Yes, wiser heads saw it after publication and their inner alarm bells went off: "Non-whites are being portrayed as doing something non-saintly - crimethink alert! And the subject is the housing bubble and foreclosures (which we know were non-white skewed, from White House policy on down) - DOUBLEPLUS UNGOOD! Scotch this, and quick."

The 1st Anon. said

>no one has to be told to [skew ads racially,] they just need to know there is no penalty for anti-white bias<

Actually what communicates the anti-white party line is demonstrations - like this one - that there is a huge penalty for portraying non-whites as human beings (venal like everyone else). If your friends in advertising demand to be shown "the memo," then show them this story. It is the memo. And it's only one "memo" of many that the culture-critiquers have issued over the years.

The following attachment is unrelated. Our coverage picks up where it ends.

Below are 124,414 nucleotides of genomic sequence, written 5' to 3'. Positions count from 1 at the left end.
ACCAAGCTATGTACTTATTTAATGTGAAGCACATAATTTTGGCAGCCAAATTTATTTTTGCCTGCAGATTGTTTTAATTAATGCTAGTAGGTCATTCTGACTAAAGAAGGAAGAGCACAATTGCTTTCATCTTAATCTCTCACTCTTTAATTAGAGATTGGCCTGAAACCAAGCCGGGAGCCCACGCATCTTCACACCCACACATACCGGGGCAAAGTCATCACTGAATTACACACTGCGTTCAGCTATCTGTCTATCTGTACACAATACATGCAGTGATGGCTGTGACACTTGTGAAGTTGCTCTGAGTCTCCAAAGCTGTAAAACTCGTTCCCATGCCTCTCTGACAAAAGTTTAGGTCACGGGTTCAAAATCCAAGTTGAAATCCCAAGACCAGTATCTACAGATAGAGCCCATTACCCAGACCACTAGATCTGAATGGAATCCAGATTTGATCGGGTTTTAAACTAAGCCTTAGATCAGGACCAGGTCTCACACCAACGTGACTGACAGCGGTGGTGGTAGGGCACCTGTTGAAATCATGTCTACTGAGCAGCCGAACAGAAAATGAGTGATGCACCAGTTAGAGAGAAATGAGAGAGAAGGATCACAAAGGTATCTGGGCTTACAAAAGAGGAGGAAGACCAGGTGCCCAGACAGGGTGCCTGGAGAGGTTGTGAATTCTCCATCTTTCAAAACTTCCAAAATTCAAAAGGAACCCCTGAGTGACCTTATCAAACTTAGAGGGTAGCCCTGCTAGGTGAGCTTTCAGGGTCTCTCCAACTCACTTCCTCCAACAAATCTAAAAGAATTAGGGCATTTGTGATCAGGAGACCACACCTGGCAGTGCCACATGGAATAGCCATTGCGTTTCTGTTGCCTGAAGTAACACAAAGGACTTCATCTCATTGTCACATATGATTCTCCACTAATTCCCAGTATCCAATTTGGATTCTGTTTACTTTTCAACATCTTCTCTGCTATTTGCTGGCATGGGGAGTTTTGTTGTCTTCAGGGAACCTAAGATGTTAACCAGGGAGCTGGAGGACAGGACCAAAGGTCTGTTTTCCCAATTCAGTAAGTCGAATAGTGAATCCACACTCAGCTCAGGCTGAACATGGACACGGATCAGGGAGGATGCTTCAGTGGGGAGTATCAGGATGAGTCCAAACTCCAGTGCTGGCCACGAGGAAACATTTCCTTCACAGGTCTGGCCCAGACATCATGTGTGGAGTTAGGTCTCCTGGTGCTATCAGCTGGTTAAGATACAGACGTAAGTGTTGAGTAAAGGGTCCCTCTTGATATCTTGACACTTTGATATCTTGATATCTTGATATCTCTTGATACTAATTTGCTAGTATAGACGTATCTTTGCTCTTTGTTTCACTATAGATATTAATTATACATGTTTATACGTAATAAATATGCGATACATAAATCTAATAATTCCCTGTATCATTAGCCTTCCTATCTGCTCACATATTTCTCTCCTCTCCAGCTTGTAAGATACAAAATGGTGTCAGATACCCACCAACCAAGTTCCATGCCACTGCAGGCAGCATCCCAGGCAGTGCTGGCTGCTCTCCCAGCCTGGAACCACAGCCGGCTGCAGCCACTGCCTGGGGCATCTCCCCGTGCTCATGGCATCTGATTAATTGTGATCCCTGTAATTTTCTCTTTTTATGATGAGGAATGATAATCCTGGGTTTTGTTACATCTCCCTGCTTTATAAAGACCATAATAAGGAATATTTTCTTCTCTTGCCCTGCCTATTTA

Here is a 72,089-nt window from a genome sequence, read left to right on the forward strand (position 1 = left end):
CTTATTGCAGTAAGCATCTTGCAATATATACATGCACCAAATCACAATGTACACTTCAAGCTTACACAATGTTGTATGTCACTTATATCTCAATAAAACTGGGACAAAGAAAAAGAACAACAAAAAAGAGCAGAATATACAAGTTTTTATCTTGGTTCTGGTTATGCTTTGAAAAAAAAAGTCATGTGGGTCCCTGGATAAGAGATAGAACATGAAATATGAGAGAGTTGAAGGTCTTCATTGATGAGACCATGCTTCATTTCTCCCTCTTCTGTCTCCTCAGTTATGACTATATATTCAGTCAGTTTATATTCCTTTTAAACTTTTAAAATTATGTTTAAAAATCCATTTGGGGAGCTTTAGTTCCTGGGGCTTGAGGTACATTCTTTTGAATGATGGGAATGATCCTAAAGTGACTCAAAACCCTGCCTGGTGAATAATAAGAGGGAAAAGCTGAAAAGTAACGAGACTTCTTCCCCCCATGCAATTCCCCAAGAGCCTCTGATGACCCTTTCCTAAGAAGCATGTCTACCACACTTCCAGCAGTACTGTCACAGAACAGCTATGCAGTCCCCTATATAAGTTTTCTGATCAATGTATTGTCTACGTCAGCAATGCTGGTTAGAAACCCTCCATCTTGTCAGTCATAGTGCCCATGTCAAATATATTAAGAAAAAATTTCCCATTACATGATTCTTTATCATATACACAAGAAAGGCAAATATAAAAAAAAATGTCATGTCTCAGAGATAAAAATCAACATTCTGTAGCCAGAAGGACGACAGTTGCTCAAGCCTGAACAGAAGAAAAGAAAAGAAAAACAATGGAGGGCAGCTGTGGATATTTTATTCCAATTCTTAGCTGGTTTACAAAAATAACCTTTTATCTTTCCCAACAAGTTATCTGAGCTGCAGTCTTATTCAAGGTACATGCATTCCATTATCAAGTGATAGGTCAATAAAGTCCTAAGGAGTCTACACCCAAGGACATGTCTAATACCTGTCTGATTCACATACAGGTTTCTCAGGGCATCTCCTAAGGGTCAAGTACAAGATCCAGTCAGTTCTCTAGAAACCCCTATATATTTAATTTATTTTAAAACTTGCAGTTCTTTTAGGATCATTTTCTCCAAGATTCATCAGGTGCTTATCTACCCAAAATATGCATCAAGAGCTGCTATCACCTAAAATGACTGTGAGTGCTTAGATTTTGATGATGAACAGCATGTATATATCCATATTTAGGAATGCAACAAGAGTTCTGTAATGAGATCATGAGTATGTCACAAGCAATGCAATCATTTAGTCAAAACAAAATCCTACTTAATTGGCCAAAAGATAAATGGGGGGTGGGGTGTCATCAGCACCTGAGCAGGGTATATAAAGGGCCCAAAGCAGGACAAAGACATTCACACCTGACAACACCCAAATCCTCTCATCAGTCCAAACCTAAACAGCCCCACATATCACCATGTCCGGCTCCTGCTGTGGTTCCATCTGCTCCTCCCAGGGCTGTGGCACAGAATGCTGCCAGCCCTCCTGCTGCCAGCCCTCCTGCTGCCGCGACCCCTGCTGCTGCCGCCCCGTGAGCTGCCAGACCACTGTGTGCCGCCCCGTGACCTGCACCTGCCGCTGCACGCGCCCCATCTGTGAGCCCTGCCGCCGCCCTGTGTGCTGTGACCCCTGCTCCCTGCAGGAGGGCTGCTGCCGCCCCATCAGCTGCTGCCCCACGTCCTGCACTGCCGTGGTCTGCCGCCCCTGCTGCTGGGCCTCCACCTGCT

A lot of industry people got "the message" with this one, I wager.

And look at the cowards apologizing, bowing and scraping before their true masters. And people still think (or only claim?) that the media aren't controlled.

Anonymous said...

And then there's the luck of the Irish.

rob said...

Hispanic art, both the Indio and blanco sort, is shockingly primitive.

Piper said...

Yeah, some editor approved that cover because he misjudged the exceedingly fine line between being inclusive of melanin-enabled folks (like the rule that all doctors, lawyers, computer geniuses and so-forth on TV are black or vibrant, unless they are evil), and mocking them.